The Queen is dead and I’m trying to find the end of The Queue. The line for the hoi polloi to be able to pay respects to her body at Westminster Hall opened the afternoon before, and already stretches three miles, taking a rumoured nine hours to complete (later, those figures will reach ‘10 hours’ and ‘over 24 hours’ respectively). The phenomenon has gripped the public imagination.

I want to ask those at the back what’s possessing them to join, given the extraordinary length and ensuing discomfort involved. I also suspect the people at the front are sick of being interviewed by now. The mood at the tail end is optimistically cavalier, the way I remember being at the beginning of school trips, before the reality of having to spend 15 hours on a coach with only a DVD of Lee Evans: Live at Wembley to keep us occupied really sank in. Everyone is buoyantly passing around Percy Pigs and clutching Thermos flasks, as yet untroubled by their bladders.

The first person I speak to is a journalist who has joined The Queue for a feature. After striking up conversation with someone else and discovering that they, too, are a journalist, I begin to grow suspicious that The Queue might be entirely comprised of journalists, and the whole thing is an elaborate ouroboros scam to generate commissions. The next dozen or so people aren’t blue-ticked, but provide the same anthropological justifications for being here that I am. They can’t miss this, the downright weird phenomenon of The Queue itself. They saw the coverage and had to be a part of it. 

Britons love these Dave Gorman-esque acts of extreme twee endurance: visiting every Wetherspoons in the British Isles, unicycling from Land’s End to John O’Groats, spending a week in a bathtub of baked beans for Comic Relief, queueing for an entire day to be permitted a five-second window to nod at a box allegedly containing the Queen. Why? To simply say you’ve done it, and to be able to recount their observations to their respective audiences later, be they Daily Telegraph readers, group chats, or dinner party guests. The fact that the ends cannot possibly justify the ridiculous means is all part of the allure for middle-class Brits who take perverse pride in it.

Numerous news outlets broadcast continuous, unbroken live footage of The Queue, both as internet streams, and just in place of their television coverage. It takes on an ambient quality, particularly when viewed in the wee hours, surreal and yet completely banal. It seems fitting that The Queue is officially presided over by the Department for Culture, Media, and Sport. We’re watching people ostensibly grieve as a spectacle. We can’t see the Queen. She’s virtually absent from the whole thing.

“Numerous news outlets broadcast continuous, unbroken live footage of The Queue, both as internet streams, and just in place of their television coverage. It takes on an ambient quality, particularly when viewed in the wee hours, surreal and yet completely banal”

The Queen is dead and I am drinking a pint of what tastes like pure line cleaner. A friend has insisted we meet at a Millwall and Rangers pub, which happens to sit near the mouth of The (now 10-miles-and-24-hours-plus-long) Queue. If the ardent royalists are to be found anywhere, surely they will be here. But either they’re all in The Queue, or they’ve also been put off by whatever substance they’re claiming comes out of the beer taps. The pub is mostly dead, save for a gaggle of tourists and a woman in full Royal Navy Officer’s uniform, replete with a couple of medals.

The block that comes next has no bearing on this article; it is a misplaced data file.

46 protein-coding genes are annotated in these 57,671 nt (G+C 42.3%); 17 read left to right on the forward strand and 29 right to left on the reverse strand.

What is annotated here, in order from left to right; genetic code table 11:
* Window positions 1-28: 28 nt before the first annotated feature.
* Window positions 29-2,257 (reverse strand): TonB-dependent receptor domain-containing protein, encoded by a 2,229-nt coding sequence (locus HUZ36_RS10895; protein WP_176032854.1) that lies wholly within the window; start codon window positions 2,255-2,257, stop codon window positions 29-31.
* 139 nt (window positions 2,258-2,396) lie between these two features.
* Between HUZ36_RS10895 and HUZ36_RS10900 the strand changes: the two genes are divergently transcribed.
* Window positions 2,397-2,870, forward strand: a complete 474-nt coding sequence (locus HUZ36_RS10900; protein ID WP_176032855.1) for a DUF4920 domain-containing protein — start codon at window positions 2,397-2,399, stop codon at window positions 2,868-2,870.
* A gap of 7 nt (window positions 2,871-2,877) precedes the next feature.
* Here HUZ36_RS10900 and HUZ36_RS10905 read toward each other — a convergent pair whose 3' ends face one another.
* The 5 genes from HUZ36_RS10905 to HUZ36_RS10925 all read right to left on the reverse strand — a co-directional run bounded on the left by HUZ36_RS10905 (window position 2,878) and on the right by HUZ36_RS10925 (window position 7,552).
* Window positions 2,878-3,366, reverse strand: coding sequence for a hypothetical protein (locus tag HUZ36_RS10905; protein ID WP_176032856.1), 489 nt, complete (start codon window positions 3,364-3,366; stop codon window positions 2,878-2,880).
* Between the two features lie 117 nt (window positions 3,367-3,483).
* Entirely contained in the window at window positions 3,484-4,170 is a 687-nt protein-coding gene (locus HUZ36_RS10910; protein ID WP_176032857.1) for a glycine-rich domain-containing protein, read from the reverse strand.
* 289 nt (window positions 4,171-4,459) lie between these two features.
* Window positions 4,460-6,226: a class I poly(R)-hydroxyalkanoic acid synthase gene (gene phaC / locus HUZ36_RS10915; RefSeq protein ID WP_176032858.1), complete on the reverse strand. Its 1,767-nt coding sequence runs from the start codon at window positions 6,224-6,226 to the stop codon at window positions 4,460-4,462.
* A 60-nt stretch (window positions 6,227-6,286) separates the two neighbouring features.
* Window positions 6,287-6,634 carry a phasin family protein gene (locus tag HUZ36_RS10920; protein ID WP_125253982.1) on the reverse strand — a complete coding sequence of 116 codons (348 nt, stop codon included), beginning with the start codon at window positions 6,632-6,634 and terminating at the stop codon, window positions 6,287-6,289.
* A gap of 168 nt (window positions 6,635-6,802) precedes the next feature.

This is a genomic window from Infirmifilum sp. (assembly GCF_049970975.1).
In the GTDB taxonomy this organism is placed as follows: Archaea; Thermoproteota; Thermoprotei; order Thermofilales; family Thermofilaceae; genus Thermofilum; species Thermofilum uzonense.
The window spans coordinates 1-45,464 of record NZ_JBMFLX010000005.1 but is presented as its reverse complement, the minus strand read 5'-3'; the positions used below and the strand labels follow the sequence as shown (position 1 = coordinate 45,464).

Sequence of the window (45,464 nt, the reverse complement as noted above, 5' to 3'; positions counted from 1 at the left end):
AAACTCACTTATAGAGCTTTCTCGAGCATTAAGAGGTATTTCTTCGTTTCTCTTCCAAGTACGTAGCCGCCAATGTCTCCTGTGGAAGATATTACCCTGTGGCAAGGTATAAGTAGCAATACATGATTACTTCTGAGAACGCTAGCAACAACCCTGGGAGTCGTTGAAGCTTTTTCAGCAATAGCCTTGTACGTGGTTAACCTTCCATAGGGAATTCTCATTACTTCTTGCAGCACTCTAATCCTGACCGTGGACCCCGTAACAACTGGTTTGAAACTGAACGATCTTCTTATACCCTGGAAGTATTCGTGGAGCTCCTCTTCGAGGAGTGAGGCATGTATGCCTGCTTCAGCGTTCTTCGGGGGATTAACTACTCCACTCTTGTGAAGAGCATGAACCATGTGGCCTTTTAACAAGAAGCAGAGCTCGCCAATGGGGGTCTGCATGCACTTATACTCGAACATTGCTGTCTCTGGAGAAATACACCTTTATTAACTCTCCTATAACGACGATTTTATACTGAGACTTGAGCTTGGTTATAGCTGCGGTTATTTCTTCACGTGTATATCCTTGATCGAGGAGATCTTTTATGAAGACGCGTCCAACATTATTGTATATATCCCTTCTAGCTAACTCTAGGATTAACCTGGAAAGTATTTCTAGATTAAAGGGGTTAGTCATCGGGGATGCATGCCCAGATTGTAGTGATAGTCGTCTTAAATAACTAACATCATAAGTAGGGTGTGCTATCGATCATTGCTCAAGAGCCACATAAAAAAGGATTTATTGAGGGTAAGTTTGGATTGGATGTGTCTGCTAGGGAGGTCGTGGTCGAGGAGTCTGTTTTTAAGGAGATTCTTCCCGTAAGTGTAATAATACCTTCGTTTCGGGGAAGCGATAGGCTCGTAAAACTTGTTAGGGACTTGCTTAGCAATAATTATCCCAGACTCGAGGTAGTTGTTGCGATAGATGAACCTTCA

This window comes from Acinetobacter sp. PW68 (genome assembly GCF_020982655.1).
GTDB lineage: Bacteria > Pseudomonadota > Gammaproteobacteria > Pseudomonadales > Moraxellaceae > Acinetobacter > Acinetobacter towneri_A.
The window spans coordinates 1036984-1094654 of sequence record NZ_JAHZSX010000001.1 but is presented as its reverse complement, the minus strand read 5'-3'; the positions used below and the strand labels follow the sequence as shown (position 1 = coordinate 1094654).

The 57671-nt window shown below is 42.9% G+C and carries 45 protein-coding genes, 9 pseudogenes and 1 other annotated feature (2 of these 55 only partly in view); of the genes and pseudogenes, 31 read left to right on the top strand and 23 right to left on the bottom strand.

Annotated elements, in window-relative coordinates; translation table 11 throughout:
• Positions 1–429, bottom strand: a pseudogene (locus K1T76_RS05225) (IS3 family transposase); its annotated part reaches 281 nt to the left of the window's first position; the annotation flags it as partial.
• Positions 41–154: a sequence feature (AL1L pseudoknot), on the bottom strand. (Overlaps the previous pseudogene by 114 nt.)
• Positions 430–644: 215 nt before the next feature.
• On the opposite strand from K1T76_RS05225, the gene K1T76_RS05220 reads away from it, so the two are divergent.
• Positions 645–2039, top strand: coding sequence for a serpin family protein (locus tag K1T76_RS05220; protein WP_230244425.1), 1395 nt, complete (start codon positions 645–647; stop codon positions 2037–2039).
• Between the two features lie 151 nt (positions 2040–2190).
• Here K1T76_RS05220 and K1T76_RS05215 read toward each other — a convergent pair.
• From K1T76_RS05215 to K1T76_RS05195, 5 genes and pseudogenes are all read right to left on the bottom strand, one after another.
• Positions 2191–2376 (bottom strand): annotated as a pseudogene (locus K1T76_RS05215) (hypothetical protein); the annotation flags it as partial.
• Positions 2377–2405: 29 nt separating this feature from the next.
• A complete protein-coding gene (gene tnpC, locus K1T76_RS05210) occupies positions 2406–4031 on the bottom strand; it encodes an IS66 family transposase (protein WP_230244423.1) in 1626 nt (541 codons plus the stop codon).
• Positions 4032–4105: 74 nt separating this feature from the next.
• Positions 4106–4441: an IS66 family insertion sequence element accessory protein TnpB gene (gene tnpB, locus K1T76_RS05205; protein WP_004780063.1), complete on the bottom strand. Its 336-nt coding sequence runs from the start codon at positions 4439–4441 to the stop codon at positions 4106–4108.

Television screens normally dedicated to the Super Sunday blare out the coverage from inside The Queue. It turns out we’ve arrived just in time to witness the Vigil of the Princes, where various members of the immediate Windsor family “stand guard” around Her Maj’s box. The naval officer spots something and incredulously exclaims, “They’ve put Andrew in uniform?!” She walks directly out of the pub, leaving a half pint. 

The Queen is dead and I am at her funeral. I’m standing on a packed stretch of pavement, next to a road her hearse will travel down, transporting her body on its final journey between Westminster Abbey and Windsor Castle, where it will be committed. 

We are all here hours before the procession will go past, in order to get a spot. This means we have nothing to do in the interim, save to look eagerly at a completely empty road in anticipation, or else stream the funeral service on our phones. Basically, everyone chooses the latter, Bluetooth headphones in, blinkers on, atmosphere at a minimum.

The first service draws to a close, and they begin marching the Queen’s coffin down the Mall on foot. This takes ages, until they reach a point where they put the coffin in a hearse and it begins making its way towards us. People are fully focused on the empty stretch of road now. One guy keeps an earphone in and another eye on Google Maps, performing a valuable service for the rest of us by keeping us informed of the coffin’s ETA: “15 minutes away now!… 10 minutes!… Only five now!… Two minutes!… Everyone! One minute!…A sea of smartphones are raised in prepared salute, cameras open and pre-focused. “She’s at the top of the road!” People begin to clap, politely and disjointedly. 

Her flotilla drives solemnly past, not slowing down to allow her to lap up the applause, to drink in the adulation. We are permitted the shortest of windows to glimpse her and to bid our farewells. I use mine to get a snap of her hearse. It’s only when reviewing the image that I notice something curious. 

There’s nothing in the back of the hearse. Turns out, I’ve actually taken a photo of the car following directly behind the one transporting her body. Now the Queen has driven off, bound for her final resting place, via the M4.

The Queen is dead, and I let the moment pass me by.

Taken from the December/January 2023 issue of Rolling Stone UK. Read the rest of our essays reviewing 2022 here.